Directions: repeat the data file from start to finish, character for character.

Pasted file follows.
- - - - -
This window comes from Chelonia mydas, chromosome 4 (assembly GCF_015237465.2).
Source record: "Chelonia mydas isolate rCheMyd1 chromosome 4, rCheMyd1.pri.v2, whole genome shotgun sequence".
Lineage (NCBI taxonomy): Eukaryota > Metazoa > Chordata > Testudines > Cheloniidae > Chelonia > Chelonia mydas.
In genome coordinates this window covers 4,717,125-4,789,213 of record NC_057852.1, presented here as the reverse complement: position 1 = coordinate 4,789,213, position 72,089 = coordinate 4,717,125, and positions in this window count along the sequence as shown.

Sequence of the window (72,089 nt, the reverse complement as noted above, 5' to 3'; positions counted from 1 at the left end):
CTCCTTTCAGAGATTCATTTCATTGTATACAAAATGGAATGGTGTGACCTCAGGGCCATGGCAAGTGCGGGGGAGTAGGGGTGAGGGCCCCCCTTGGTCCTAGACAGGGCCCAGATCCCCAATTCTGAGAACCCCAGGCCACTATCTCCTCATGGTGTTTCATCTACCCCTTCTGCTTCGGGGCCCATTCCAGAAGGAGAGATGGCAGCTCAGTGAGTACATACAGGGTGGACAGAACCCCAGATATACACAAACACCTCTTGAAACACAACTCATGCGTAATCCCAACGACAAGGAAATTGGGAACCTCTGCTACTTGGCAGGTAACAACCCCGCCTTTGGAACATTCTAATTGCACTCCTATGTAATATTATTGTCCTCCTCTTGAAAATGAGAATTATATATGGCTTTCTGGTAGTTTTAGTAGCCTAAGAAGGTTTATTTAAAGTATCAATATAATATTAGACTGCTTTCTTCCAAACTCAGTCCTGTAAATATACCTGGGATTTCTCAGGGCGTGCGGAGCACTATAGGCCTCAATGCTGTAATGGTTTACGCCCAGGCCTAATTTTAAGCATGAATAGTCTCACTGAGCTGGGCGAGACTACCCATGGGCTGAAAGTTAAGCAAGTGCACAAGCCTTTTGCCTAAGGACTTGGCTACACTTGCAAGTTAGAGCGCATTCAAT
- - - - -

This window comes from Chelonia mydas, chromosome 4 (assembly GCF_015237465.2).
Source record: "Chelonia mydas isolate rCheMyd1 chromosome 4, rCheMyd1.pri.v2, whole genome shotgun sequence".
Lineage (NCBI taxonomy): Eukaryota > Metazoa > Chordata > Testudines > Cheloniidae > Chelonia > Chelonia mydas.
In genome coordinates this window covers 4,717,125-4,789,213 of record NC_057852.1, presented here as the reverse complement: position 1 = coordinate 4,789,213, position 72,089 = coordinate 4,717,125, and positions in this window count along the sequence as shown.

Sequence of the window (72,089 nt, the reverse complement as noted above, 5' to 3'; positions counted from 1 at the left end):
CTCCTTTCAGAGATTCATTTCATTGTATACAAAATGGAATGGTGTGACCTCAGGGCCATGGCAAGTGCGGGGGAGTAGGGGTGAGGGCCCCCCTTGGTCCTAGACAGGGCCCAGATCCCCAATTCTGAGAACCCCAGGCCACTATCTCCTCATGGTGTTTCATCTACCCCTTCTGCTTCGGGGCCCATTCCAGAAGGAGAGATGGCAGCTCAGTGAGTACATACAGGGTGGACAGAACCCCAGATATACACAAACACCTCTTGAAACACAACTCATGCGTAATCCCAACGACAAGGAAATTGGGAACCTCTGCTACTTGGCAGGTAACAACCCCGCCTTTGGAACATTCTAATTGCACTCCTATGTAATATTATTGTCCTCCTCTTGAAAATGAGAATTATATATGGCTTTCTGGTAGTTTTAGTAGCCTAAGAAGGTTTATTTAAAGTATCAATATAATATTAGACTGCTTTCTTCCAAACTCAGTCCTGTAAATATACCTGGGATTTCTCAGGGCGTGCGGAGCACTATAGGCCTCAATGCTGTAATGGTTTACGCCCAGGCCTAATTTTAAGCATGAATAGTCTCACTGAGCTGGGCGAGACTACCCATGGGCTGAAAGTTAAGCAAGTGCACAAGCCTTTTGCCTAAGGACTTGGCTACACTTGCAAGTTAGAGCGCATTCAAT